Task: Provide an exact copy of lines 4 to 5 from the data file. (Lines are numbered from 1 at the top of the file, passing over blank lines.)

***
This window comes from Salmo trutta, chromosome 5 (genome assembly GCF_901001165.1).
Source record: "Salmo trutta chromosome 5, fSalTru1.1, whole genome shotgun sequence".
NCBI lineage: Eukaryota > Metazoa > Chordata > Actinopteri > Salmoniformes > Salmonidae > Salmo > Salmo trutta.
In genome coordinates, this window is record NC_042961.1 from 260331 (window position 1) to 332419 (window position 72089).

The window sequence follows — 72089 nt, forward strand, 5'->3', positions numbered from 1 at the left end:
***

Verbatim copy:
In genome coordinates, this window is record NC_042961.1 from 260331 (window position 1) to 332419 (window position 72089).

The window sequence follows — 72089 nt, forward strand, 5'->3', positions numbered from 1 at the left end: